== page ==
Protection Natural Floodplain Functions

Protection Natural Floodplain Functions

A community can lose a portion of its drainage system carrying or storage capacity due to dumping, debris, soil erosion, and sedimentation and overgrowth of vegetation.  When this happens, flooding occurs more frequently and reaches higher elevations, subjecting properties otherwise protected to unnecessary risk of damage.  Keep grass clippings and other debris out of stormwater drainage systems to prevent clogging and loss of stormwater and treatment capacity.  You can also visit our NPDES section for information on not dumping into our storm drains.
Flood plains are areas adjacent to rivers, ponds, lakes, and oceans that are periodically flooded at different points in time.  Floodplains are hydrologically important, environmentally sensitive, and ecologically productive areas that perform many natural functions.  They contain both cultural resources that are great value to society.  Flooding occurs naturally along every river and coastal areas.  Flood waters can carry nutrient-rich sediments which contribute to a fertile environment for vegetation.  Floodplains are beneficial for wildlife by creating a variety of habitats for fish and other animals.  In addition, floodplains are important because of storage and conveyance, protection of water quality, and recharge of groundwater.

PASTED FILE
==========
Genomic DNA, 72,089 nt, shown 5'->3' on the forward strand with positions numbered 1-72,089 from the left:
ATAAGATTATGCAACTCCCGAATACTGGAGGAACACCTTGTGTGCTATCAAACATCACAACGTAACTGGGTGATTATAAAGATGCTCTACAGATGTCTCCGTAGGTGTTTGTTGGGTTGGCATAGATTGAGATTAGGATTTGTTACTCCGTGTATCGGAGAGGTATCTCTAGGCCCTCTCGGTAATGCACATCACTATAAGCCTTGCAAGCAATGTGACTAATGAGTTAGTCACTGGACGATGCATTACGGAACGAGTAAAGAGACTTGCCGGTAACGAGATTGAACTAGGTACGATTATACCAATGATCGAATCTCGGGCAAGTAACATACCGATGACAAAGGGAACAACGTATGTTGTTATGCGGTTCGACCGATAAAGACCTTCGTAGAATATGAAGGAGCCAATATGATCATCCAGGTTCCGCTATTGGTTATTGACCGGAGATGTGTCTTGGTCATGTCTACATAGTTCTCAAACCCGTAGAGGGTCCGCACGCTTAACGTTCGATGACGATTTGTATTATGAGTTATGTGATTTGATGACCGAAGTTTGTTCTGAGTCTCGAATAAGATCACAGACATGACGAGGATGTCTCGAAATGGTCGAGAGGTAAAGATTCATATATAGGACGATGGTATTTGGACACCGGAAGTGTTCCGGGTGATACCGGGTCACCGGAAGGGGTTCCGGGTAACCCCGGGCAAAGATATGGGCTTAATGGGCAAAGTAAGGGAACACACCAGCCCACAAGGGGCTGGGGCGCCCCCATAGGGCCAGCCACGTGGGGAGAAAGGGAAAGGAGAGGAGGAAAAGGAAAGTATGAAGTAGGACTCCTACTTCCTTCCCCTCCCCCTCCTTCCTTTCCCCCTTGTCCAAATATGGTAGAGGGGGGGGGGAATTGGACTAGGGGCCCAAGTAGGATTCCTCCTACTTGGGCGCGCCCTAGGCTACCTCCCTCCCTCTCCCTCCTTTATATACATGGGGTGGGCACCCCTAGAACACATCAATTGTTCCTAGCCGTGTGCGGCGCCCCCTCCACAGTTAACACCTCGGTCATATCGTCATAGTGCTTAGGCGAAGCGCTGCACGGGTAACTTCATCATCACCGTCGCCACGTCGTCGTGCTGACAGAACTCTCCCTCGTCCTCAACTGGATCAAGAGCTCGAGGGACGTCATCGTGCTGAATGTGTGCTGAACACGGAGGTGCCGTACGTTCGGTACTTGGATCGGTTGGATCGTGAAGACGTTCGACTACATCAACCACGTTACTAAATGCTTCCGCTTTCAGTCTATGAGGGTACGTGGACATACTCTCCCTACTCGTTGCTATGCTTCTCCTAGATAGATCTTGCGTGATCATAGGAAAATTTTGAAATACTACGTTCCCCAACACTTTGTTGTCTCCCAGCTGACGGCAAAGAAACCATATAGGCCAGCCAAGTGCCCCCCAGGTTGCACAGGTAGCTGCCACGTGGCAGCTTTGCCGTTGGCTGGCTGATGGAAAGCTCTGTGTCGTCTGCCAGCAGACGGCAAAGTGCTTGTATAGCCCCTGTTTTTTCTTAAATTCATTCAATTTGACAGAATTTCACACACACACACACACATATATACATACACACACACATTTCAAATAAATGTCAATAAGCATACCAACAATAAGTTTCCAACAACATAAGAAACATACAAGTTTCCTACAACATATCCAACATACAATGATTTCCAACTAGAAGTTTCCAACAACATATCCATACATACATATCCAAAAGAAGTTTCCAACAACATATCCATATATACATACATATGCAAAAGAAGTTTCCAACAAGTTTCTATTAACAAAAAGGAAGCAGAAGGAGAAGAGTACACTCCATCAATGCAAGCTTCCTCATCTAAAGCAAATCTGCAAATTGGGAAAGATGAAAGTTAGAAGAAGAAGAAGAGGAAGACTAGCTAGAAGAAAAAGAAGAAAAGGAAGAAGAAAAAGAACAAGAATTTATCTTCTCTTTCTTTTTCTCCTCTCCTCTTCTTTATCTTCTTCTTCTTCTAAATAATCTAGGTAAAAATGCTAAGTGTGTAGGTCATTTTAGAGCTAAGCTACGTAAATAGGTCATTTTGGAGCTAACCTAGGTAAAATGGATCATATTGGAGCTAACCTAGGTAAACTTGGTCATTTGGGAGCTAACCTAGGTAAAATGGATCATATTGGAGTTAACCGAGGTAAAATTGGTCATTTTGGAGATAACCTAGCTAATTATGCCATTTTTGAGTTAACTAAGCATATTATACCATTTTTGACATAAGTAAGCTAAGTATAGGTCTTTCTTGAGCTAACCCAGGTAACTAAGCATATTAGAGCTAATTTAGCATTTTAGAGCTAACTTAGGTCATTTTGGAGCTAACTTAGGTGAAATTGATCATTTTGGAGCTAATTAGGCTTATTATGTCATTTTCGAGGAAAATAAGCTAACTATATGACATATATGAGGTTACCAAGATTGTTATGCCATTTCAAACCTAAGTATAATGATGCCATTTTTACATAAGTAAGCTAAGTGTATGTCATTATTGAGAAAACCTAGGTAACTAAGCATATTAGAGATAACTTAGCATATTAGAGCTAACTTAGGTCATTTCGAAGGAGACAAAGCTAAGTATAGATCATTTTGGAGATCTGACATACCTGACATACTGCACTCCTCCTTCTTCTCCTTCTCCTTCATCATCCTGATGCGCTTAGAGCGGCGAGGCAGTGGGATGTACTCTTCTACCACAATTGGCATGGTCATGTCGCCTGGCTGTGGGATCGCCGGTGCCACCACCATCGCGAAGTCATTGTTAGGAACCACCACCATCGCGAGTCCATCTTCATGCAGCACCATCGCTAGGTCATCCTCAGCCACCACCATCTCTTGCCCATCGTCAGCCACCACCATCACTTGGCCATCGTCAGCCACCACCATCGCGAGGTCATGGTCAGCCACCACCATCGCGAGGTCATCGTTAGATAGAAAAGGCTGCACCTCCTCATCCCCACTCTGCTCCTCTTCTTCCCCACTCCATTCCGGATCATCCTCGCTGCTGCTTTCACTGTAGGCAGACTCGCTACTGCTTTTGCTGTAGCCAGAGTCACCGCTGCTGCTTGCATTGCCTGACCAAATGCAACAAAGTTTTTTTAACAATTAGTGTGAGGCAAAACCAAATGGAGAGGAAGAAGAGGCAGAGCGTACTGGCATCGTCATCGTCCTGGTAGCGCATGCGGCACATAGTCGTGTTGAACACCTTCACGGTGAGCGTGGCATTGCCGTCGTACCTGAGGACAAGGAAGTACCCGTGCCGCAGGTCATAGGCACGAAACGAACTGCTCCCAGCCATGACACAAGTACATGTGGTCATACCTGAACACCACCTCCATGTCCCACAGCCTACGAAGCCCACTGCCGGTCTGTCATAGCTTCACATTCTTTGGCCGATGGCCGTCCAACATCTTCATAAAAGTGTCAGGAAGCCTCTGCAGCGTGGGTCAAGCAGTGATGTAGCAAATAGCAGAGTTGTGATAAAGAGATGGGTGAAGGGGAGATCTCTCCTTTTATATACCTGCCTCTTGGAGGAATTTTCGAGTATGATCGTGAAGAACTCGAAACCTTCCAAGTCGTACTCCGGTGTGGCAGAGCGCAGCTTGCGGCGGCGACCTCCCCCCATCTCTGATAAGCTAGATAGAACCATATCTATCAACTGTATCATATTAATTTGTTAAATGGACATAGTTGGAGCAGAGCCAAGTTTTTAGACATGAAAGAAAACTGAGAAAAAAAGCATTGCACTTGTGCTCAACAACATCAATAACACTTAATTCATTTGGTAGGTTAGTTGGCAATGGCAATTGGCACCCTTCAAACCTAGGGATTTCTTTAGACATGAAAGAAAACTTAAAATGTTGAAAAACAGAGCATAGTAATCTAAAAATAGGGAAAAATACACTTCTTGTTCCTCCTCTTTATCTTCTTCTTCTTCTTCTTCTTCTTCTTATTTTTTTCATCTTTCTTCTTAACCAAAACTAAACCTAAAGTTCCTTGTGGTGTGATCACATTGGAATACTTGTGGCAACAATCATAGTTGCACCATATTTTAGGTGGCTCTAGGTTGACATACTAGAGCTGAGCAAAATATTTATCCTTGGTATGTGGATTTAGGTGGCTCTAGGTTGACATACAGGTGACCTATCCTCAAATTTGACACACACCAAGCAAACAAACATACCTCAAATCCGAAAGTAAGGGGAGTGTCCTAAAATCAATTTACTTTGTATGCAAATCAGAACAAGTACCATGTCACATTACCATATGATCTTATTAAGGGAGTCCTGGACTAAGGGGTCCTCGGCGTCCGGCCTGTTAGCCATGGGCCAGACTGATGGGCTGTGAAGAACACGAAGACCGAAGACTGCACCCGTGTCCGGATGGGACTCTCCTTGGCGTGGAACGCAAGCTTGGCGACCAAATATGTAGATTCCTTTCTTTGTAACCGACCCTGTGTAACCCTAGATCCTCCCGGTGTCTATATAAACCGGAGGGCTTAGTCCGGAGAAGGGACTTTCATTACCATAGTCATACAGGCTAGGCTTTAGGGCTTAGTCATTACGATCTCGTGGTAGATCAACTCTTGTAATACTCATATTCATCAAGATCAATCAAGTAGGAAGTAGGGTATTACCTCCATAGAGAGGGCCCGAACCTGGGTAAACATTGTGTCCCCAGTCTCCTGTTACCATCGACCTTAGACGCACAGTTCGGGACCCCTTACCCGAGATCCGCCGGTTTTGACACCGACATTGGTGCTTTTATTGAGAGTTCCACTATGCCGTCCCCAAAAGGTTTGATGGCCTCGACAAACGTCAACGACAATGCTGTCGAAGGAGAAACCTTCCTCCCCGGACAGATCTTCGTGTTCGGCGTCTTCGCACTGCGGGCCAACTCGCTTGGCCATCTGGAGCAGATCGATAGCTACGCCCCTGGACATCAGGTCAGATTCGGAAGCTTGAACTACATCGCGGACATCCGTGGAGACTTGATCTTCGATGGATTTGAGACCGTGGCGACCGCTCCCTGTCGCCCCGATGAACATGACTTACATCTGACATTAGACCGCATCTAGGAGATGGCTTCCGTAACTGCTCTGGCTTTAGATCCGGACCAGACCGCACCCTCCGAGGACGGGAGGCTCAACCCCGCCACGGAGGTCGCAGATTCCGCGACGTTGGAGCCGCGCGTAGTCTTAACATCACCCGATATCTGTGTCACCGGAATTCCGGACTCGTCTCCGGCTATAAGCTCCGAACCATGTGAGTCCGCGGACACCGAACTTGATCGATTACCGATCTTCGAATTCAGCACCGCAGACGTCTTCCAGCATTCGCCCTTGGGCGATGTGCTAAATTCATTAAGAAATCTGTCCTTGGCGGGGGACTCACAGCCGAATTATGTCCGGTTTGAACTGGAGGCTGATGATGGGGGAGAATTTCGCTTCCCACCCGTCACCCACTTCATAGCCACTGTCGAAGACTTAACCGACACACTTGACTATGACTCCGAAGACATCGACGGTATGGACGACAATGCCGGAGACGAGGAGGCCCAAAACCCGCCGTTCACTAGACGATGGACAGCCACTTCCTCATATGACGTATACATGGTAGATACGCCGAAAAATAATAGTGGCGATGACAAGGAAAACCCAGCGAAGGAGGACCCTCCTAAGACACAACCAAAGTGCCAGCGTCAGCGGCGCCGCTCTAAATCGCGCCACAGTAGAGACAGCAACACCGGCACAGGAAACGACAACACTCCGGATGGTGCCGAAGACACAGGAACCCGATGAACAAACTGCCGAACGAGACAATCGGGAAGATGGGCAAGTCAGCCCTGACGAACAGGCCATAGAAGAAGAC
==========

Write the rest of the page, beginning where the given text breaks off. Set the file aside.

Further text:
Marshes, near-shore ocean bottoms, bays, coastal dune lakes, tidal flats, and estuaries are all components that make up the coastal floodplain of the City of Panama City.  Coastal beaches, dunes, banks, and tidal flats all play roles in protecting land from destructive coastal storms, such as hurricanes.  In coastal systems, aside from major storm events where waves may overrun large areas, inundation follows a largely predictable tidal cycle.  Coastal floodplains are recognized for their importance to estuarine and marine fisheries.  Estuarine wetlands are important for breeding, nursery, and feeding grounds for marine fisheries and coastal floodplains are important to waterfowl and other wildlife.  Shallow coastal areas such as estuaries, tidal flats and rivers, and beaches are significant for shellfish, reptiles, and other fin-fish.  The water quality in these areas is affected by changes in sediments, salinity, nutrients, oxygen, temperature, and addition of various pollutants.  Rivers, creeks, and lakes that have an unimpeded connection to the sea provide breeding and feeding grounds for a variety of coastal marine life.  Do not pick sea oats or tamper with sea turtle nests – it’s illegal and carries a significant fine.